Apr 19 2023

Students Speak: Note-Taking iPad Tops Wish Lists for University Provided Tech

We asked students in higher education to name the one tool they would appreciate most from their administration. Here’s what they said.

Students are the lifeblood of higher education. All of the energy that faculty, staff and administrators devote to their universities is directed toward improving the student experience, student outcomes and lifelong student success. Without students, there would be no universities, no IT departments and no technology decisions to be made. Engaged student bodies bring campuses to life and invigorate classroom discussion, whether that’s done in a lecture hall or through a computer screen.

It is in that spirit that EdTech launches Students Speak, a short series that seeks to connect with the young people at the heart of higher education. When we last turned to students for their perspective, we created the Remote Learning Diaries, a series of student dispatches from the early days of the pandemic about their experiences in the new remote learning world.

Now that remote, hybrid and HyFlex learning are the norm, and at a time when institutions are increasingly fighting to maintain their enrollments, we’ve sought input from students at colleges and universities across the country. We asked a simple question that could help inform the path forward for decision-makers at those institutions and others: If your university were to provide you with one piece of technology, what would you choose?

Here are some of their answers in the first of a series of stories coming to EdTech through the end of this month.

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Cayden McMillian | University of North Carolina at Greensboro

Research has found that Apple iPad devices can have a very positive impact on students and their classroom performance.

Every student learns differently, and the adaptability of these devices can provide students with a more personalized learning experience, improving productivity and test scores. Some students enjoy interactive assignments, such as educational games and presentations. Others enjoy visual assignments, such as educational videos. With the use of an iPad, every learning style can be addressed.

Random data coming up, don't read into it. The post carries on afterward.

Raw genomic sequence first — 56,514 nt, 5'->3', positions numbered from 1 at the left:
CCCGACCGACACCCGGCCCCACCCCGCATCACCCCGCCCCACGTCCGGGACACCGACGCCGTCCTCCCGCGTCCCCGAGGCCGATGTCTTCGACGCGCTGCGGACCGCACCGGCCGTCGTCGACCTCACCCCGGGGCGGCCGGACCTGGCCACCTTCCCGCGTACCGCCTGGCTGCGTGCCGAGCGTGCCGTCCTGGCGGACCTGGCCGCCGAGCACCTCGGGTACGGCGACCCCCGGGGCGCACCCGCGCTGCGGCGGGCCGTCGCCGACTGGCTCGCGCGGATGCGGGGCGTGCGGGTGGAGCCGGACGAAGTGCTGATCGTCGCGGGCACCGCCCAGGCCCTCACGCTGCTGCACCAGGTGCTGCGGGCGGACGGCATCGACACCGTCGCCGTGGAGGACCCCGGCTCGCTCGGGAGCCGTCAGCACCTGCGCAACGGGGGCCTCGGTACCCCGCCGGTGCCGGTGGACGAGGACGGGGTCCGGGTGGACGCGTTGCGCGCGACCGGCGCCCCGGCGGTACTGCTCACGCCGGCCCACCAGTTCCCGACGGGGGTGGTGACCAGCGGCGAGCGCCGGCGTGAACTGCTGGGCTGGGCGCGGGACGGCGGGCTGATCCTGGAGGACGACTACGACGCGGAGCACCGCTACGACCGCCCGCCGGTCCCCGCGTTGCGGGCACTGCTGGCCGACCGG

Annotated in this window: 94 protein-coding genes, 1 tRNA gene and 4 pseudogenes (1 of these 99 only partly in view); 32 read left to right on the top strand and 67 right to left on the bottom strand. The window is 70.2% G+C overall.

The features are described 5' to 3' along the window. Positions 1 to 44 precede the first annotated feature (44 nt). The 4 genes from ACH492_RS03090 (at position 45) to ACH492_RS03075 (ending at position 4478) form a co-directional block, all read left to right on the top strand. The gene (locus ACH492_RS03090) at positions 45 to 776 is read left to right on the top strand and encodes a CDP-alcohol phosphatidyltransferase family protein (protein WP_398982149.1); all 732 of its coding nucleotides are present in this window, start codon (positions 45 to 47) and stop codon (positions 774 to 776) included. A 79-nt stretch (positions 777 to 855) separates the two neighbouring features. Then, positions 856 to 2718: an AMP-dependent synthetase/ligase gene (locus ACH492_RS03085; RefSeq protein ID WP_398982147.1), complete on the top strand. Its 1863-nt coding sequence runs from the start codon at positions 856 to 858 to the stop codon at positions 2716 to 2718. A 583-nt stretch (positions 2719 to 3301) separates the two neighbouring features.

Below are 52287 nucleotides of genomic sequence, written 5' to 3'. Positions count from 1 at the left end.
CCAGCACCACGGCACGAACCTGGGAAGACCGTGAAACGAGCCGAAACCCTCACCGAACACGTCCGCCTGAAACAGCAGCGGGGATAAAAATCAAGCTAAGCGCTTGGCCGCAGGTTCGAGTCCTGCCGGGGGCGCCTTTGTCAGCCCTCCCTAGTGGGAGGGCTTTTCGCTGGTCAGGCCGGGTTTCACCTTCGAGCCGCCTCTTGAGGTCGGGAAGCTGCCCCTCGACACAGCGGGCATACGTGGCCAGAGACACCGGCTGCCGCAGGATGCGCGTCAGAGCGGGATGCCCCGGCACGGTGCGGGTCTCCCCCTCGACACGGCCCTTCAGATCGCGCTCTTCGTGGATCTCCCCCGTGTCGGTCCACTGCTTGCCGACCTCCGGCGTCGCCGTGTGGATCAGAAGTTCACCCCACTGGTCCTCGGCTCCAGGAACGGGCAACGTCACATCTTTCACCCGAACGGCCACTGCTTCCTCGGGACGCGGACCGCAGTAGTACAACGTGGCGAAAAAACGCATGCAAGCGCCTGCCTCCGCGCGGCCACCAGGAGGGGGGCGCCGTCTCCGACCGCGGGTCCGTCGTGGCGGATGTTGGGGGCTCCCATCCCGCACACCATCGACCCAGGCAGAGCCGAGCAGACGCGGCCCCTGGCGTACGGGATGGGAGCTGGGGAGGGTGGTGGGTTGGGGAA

The current crop of college students is a generation of digital natives. Incorporating the iPad could also lead to an increase in student engagement, especially through use of the tablet’s note-taking capabilities. I recently bought an iPad, and this feature is my favorite thing about it. My note taking in class has reached a whole new level. I can insert diagrams, charts, pictures and shapes while taking notes. It has led to me being much more engaged in my classes and able to retain more information from lectures. Switching my work from paper to the iPad has even raised my exam scores and overall course grades in addition to making my learning experience much more enjoyable.

LEARN MORE: What is a flipped classroom, and how is it being applied to hybrid learning?

Accessibility is another huge benefit of having an iPad. The tablet can offer accessible learning to students with disabilities. It can provide text-to-speech functionality for students, and users can even customize screen and keyboard settings to fit any needs. The iPad has a reader feature that could be useful to visually impaired students while also revealing the correct pronunciation of words. Every student on campus could benefit from using an iPad since it is such an adaptive device.